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September 2008

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War & Diplomacy: From World War I to the War on Terrorism

warReviewed by Henry E. Mattox

Andrew Dorman and Greg Kennedy, Eds. War & Diplomacy: From World War I to the War on Terrorism. Dulles, Va.: Potomac Books, 2008, 245 pp., $60.00, (ISBN 978-1-57488-943-7).

This interesting collection of essays addresses in analytical terms the interaction of armed force and diplomacy, reaching, not unexpectedly, a general conclusion that the two aspects of international relations are necessarily intertwined. The two are not, however, co-dependent in equal terms. The studies reflect in outline the successes of diplomacy in avoiding, postponing, and mitigating war, as they show equally well the failures of diplomacy in avoiding or ending armed conflict. Each case examination by one of eight scholars stands on its own with regard to diplomacy’s helpfulness in affecting, for better or worse, a conflict of the past century.

The case studies undertaken range from the countdowns to the First and Second World Wars through the Iraq War. In between, somewhat curiously, other essays concern France and the Algerian uprising and Britain and the Falklands/Malvinas conflict. Kosovo provides the focus of an essay. All include useful data and interpretation. (The Britain and Europe focus of the volume derives from the fact that all but one of the contributors is affiliated with a British university and the eighth, with the Royal Military College of Canada.)  The countdown to the First World War struck this reviewer as especially informative. Editor Dorman’s discussion of the Iraq War, however, while accurate in outline, does not appear to address adequately the controversy in American and British intelligence circles on the validity of assertions that Iraq possessed weapons of mass destruction.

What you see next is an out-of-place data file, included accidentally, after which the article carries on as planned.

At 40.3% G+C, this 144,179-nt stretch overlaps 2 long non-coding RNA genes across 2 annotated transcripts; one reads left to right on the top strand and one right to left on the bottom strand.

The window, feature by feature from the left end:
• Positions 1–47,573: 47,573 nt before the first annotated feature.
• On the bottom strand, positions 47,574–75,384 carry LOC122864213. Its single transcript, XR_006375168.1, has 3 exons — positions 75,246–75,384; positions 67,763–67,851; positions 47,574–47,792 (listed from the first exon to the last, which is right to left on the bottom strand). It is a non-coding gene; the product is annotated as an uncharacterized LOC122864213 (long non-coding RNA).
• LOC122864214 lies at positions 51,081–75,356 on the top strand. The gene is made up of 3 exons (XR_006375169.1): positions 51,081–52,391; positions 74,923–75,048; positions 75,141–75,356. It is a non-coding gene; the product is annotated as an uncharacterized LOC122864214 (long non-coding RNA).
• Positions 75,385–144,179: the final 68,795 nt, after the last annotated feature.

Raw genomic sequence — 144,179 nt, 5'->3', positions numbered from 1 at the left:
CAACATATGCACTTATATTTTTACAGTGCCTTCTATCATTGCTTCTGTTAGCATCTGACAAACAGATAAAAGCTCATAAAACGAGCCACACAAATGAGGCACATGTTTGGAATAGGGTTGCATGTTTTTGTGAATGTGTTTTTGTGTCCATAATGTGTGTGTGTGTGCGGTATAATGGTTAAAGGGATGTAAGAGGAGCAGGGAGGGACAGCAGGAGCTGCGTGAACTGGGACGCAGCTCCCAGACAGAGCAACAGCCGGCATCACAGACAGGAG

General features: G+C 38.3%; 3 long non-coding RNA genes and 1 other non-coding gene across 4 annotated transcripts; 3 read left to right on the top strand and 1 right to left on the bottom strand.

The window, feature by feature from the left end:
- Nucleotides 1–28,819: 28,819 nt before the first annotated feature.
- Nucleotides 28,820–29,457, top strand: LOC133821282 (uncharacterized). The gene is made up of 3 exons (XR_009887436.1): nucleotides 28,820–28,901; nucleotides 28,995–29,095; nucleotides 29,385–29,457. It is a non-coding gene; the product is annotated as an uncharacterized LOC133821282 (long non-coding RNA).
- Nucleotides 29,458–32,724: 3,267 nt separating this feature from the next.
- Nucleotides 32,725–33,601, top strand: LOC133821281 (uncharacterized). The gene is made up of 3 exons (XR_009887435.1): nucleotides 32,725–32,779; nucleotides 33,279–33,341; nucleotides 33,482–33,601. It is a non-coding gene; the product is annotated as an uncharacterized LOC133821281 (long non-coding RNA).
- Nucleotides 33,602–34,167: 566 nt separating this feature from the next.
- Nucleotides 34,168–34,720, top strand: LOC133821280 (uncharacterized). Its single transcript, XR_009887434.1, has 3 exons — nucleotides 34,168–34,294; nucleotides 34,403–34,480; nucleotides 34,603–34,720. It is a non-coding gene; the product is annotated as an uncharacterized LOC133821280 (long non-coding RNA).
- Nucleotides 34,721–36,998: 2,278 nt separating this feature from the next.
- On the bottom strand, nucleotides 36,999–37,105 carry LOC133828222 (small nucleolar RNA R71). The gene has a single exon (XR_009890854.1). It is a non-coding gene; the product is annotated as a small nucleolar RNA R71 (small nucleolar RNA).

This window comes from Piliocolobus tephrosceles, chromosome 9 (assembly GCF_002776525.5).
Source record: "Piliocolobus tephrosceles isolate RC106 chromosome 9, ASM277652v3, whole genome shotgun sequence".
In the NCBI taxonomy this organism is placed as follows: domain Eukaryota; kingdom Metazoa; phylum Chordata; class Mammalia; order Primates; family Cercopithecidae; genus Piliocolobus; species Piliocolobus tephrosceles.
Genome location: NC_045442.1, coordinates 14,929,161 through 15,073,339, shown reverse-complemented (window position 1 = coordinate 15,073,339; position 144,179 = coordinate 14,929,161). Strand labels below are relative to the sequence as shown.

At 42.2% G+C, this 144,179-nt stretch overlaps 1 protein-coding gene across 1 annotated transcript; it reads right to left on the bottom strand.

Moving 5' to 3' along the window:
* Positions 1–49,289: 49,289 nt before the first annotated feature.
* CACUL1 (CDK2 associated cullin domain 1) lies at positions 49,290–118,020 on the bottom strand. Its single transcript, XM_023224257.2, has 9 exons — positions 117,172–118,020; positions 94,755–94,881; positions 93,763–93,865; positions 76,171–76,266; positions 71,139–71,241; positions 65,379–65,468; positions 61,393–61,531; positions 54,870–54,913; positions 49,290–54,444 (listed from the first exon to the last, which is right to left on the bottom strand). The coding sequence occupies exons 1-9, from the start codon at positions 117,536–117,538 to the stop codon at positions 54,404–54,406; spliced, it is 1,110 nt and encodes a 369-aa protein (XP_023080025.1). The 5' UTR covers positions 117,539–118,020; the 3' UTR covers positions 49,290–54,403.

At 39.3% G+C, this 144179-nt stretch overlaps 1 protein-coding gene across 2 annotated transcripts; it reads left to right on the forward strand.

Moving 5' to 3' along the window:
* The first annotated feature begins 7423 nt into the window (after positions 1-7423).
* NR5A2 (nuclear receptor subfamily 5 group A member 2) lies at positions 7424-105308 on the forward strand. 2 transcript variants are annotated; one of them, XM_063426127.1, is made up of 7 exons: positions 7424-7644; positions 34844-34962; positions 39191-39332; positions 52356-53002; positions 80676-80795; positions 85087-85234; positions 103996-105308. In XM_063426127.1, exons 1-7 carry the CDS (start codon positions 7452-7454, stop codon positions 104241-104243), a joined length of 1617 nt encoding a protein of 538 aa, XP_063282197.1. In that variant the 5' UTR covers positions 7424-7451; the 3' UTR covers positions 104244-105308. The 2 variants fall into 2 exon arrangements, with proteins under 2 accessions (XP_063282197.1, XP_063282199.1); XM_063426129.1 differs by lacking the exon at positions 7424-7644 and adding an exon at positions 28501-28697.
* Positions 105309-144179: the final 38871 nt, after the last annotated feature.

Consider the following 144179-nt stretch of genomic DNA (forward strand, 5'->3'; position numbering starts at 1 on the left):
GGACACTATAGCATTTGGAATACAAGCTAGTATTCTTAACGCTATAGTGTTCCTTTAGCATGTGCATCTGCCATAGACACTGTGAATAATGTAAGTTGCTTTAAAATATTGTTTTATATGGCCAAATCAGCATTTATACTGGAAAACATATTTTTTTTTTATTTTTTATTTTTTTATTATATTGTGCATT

A final point: This volume includes a highly useful bibliography.


Henry Mattox, the journal's contributing editor, was a Foreign Service officer from 1957 to 1980, serving in France, Portugal, Brazil, Nepal, Haiti, England, Egypt, and Washington. After retiring he entered academe, studying, writing, teaching, and earning a Ph.D. in U.S. diplomatic history from the University of North Carolina at Chapel Hill in 1986. He was editor of American Diplomacy from its founding in 1996 until July, 2007.

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